Criminal violations related to meth and heroin are skyrocketing across Montana, claiming adult and youth victims alike, due to the national addiction scourge plaguing America.
Attorney General Jeff Sessions spoke in Montana Friday to law enforcement about the continued growth of the opioid epidemic, which killed more than 64,000 Americans in 2016, according to the Centers for Disease Control and Prevention. The Department of Justice, according to Sessions, will cut opioid prescriptions by one-third over the next three years to combat the crisis, in addition to cracking down on street dealers and national traffickers, reported KTVH.
Sessions also highlighted the many victims of drug addiction in Montana, including the youngest and most vulnerable members of society. He mentioned the story of 13-month-old Kenzley Olson, who was beaten to death by a woman on meth in 2016.
“That includes Natalie Dietrich, a student at Montana State, who was given a synthetic opioid at a concert in Bozeman,” Sessions said Friday, according to KTVH. “She was an economics student, she had a promising life ahead of her. But now thats a future we will never see.”
Opioid overdose made up a staggering 66 percent of all drug overdose deaths in 2016, surpassing the annual number of lives lost to breast cancer. Deaths from synthetic opioids like fentanyl, a painkiller roughly 50 to 100 times more powerful than morphine, experienced a particularly dramatic increase, more than doubling from 9,580 lives in 2015 to 19,413 lives in 2016.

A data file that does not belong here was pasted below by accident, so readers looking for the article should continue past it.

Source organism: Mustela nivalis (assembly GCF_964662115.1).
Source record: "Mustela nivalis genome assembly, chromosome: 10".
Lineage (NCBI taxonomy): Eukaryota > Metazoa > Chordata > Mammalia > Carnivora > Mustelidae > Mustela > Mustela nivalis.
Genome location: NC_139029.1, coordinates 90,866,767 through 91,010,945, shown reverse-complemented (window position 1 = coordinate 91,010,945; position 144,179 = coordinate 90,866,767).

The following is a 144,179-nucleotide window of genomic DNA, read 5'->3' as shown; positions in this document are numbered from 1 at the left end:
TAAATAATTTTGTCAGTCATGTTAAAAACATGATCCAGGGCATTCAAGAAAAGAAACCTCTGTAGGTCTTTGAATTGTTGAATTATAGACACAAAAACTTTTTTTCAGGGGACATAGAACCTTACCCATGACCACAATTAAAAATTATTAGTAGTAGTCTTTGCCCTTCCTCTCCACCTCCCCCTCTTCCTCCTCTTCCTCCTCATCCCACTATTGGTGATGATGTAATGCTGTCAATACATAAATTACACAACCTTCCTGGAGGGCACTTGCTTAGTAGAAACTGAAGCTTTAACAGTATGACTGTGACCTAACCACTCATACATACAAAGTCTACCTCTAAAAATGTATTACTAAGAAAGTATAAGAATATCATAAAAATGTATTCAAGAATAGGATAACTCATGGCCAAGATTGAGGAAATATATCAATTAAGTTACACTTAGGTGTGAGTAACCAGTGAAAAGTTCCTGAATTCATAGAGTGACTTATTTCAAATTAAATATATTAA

“There can be no doubt, really, that this is the deadliest drug crisis in our nations history,” said Sessions, according to KTVH. “We had a lot of drugs in the 70s and 80s but nothing like the death dealing drugs we have today. Meth violations in this state rose by more than 400 percent between 2010 and 2015. Meanwhile, heroin violations increased 1,500 percent.”
The epidemic is contributing to declining life expectancy in the U.S., according to officials with the CDC. Life expectancy dropped for the second consecutive year in 2016 for the first time since an outbreak of influenza in 1962 and 1963.
Addiction experts fear the death toll is likely higher than the official statistics shows, pointing to research suggesting federal data may be undercounting opioid deaths by as much as 20 percent.
Nationally, drug overdoses are now the leading cause of accidental death for Americans under age 50.
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